Reclamation Creates Pilot Program Spurring Collaboration to Retain Water in Lake Mead and Lake Powell

In collaboration with water municipalities and agricultural, as well as, environmental organizations, the Bureau of Reclamation has created the Colorado River System Conservation Program in order to improve water conditions in the Colorado River and maintain reservoir water levels, especially in Lake Powell. Cooperation across agencies aim to create programs that will maintain adequate water supplies, water quality, environmental resources, hydropower production and sales, agricultural interests and recreational activities while providing a platform were agencies’ and Upper Basin states’ concerns will be equally held into account. “This is not a one-sector or one-state solution. The pilot programs will demonstrate the viability of cooperative means to reduce water demand from any number of different sources where water is lost or consumed — agriculture, municipal and industrial,” said Frank Daley, president of the Colorado Cattlemen’s Association.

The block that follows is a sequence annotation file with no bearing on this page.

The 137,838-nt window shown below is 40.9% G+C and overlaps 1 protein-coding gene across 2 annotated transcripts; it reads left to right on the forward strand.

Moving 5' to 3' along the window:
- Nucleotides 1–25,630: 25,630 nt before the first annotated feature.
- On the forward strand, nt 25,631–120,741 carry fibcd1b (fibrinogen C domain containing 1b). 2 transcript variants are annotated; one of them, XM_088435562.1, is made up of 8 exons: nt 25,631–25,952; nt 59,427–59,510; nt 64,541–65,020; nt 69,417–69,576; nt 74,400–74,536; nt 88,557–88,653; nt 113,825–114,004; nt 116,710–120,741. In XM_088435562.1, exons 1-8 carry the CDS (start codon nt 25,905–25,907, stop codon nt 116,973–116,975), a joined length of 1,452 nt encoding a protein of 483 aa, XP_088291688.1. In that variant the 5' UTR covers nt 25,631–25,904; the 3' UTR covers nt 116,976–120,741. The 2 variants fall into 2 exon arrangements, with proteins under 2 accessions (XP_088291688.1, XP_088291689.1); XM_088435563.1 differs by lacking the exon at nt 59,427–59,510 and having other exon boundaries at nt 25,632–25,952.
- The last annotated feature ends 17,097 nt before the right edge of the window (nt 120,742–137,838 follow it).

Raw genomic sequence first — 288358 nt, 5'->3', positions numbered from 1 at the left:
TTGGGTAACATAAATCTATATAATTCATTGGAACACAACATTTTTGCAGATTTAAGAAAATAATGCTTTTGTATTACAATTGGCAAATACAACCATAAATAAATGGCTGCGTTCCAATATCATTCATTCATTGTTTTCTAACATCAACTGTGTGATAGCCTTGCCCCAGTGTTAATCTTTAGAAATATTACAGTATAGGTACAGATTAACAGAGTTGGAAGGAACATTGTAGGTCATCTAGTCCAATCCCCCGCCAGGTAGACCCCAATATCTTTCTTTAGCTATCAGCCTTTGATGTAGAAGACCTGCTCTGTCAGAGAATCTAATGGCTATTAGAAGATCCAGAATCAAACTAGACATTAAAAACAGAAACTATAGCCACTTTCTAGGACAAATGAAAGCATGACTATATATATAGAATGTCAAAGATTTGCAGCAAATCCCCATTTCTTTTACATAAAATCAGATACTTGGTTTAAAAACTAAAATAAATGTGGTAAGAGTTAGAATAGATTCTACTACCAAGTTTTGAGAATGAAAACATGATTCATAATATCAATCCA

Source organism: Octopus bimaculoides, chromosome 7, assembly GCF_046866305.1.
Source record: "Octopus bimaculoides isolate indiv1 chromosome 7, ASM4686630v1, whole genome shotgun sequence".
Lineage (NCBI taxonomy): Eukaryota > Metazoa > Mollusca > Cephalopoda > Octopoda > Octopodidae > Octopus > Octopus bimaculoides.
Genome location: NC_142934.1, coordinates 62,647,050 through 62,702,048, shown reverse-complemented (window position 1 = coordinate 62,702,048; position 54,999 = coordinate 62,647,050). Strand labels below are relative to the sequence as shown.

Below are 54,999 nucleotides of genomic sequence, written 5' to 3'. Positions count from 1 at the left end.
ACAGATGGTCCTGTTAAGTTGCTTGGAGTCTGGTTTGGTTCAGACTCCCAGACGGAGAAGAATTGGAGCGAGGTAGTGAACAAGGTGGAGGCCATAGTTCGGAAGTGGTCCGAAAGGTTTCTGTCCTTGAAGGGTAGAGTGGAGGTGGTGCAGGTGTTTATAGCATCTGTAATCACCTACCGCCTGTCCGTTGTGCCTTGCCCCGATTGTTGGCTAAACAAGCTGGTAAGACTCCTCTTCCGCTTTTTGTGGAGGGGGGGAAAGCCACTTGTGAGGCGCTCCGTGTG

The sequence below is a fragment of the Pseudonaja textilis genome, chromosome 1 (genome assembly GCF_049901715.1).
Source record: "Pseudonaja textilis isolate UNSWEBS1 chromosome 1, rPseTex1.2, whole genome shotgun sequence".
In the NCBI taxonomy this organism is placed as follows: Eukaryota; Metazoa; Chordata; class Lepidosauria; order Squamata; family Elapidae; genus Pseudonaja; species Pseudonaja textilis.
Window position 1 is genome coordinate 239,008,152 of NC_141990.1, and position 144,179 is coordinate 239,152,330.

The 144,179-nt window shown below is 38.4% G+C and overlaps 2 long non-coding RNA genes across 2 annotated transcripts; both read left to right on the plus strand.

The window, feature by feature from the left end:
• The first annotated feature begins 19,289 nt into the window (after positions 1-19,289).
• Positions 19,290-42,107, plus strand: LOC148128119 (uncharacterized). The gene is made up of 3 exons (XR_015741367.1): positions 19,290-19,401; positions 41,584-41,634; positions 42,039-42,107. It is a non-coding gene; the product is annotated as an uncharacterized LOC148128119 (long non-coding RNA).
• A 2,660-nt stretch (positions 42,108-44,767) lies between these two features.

Currently, the Colorado Cattlemen’s Association, Colorado Farm Bureau, Colorado River District, Southwestern Conservation District, Denver Water, The Nature Conservancy and Trout Unlimited are collaborating on plans to collect and analyze data in order to develop programs that will retain water levels in Lake Powell and Lake Mead. Through the Colorado River System Conservation Program, participating agencies have $11 million in available fund to reduce the reliance and demand on the Colorado River Basin. The Bureau of Reclamation will continue to manage Lower Basin concerns around Lake Mead.

“We must control our destiny. The worst case is a compact call or a situation where the federal government determines how we will manage critical flows. We simply must work together to protect the future of this state, all our economies and critical industries to avoid a future compact call” said James Eklund, director of the Colorado Water Conservation Board.

Successful pilot programs will be gathered and become a part of a greater system that will be further developed and implemented on the state and federal level in time of extreme water shortage. In this basin-wide initiative more stakeholders are welcome as well as funding for outreach and education.

Written by Stratecon Staff